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View Full Version : Thoughts on whether I can salvage my live rock following tank poisoning


Driftdiver
08/26/2017, 11:59 AM
I have a finished stained wood stand and matching canopy on my 225 g, which decided to slough (peel off) the interior sides of the canopy. I did not notice any damage to the canopy prior to finding wood pieces "dripped" into my tank. Upon finding this, I discovered that there was some swelling at the back corners of the canopy and the wood on the inside sides of the canopy had began to slough and peel off.

Although I immediately removed the wood from the water and actively sought to prevent any additional materials from getting into the tank, I had to pull materials out of the tank several times. During this time, I lost several well established fish some of which had been in my systems for 10+ years with no noticeable decline, diminished appetite, or signs of sickness. At the time, I did not even consider whether the wood could have caused the deaths, I just chalked it up to unknown reason.

After speaking with several people, I have determined that the wood getting into the water likely caused the deaths of the fish due to the chemicals in the wood, the stain and possibly lowering the pH (although I did not notice any pH change).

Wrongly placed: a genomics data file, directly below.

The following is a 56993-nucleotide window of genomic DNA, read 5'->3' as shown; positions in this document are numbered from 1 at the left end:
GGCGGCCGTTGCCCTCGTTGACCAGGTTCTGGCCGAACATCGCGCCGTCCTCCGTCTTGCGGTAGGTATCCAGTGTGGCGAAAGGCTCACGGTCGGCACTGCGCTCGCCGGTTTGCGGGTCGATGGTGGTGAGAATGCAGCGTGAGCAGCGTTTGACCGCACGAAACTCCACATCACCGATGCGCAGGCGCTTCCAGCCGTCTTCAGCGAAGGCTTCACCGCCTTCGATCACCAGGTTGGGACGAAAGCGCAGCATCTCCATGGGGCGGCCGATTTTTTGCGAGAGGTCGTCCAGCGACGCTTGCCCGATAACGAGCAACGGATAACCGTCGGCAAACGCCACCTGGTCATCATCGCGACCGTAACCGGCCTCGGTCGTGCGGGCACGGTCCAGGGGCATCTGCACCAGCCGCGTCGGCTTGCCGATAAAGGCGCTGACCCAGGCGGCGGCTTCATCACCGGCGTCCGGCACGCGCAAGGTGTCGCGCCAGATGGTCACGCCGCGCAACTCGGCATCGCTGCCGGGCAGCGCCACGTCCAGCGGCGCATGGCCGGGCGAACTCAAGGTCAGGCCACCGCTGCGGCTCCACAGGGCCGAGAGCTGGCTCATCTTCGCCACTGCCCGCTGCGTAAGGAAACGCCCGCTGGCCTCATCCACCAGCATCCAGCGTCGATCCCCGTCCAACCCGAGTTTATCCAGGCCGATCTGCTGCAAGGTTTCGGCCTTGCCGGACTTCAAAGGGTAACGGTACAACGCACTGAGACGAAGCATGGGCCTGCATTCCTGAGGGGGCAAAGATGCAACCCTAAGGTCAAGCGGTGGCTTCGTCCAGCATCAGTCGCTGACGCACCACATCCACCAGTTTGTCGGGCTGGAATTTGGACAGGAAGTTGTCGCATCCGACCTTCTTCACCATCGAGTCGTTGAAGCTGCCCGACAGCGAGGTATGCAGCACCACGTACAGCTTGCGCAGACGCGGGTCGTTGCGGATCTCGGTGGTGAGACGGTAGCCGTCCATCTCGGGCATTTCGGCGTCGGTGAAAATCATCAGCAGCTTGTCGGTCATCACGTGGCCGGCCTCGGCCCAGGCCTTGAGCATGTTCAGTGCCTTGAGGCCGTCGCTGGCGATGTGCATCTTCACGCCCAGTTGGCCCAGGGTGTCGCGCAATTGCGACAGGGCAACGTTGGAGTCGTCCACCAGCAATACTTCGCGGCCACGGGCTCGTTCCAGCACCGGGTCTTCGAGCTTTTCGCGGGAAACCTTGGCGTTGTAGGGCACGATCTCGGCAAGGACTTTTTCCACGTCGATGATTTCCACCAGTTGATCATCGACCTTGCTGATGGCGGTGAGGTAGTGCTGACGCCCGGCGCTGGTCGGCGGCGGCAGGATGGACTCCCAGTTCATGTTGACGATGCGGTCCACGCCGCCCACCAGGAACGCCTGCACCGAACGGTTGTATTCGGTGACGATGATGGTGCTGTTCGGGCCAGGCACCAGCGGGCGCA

Currently my tank is completely fallow, but I am concerned whether the live rock/sand may now be poisoned by whatever got into the water. I do not want to add new fish just to have them die due to contaminated rock. Does anyone have any idea whether the rock is salvageable?

Given the size of my system it is a lot of rock to replace, especially since it contains a lot of branch tonga. I would prefer not to have to replace all of my LR and LS, but I am concerned that not to replace the LR is going to result in the chemicals leeching back in from the LR.

If I have to replace the LR (worst case scenario) I will attempt to resurrect it by drying it out to ensure nothing is left alive and seeding it for a year in the Atlantic. (My thought process is that the water volume of the ocean will remove any contaminants if left underwater long enough. Once there is sufficient new growth it would seemingly indicate that it is safe.)

Thoughts?

fishyguy7
08/26/2017, 03:56 PM
First thing I would do is put in a few poly filter pads. Let them do there thing and see if they change to any weird color. I don't think I would be too terribly worried about the LR/LS. I think repeated water changes would remove most anything that got in the water.

SAT
09/22/2017, 08:03 AM
Read the label for the stain. What warnings does it have? Some wood preservatives contain some really nasty chemicals, such as arsenic. If so, getting it all out may be tough.

In addition to a polyfilter, I suggest activated carbon and two complete water changes. After that, test it with a small number of sensitive animals, such as a sea urchin.

Vinny Kreyling
09/22/2017, 12:24 PM
If it is in fact arsenic GFO is used for this in fresh water.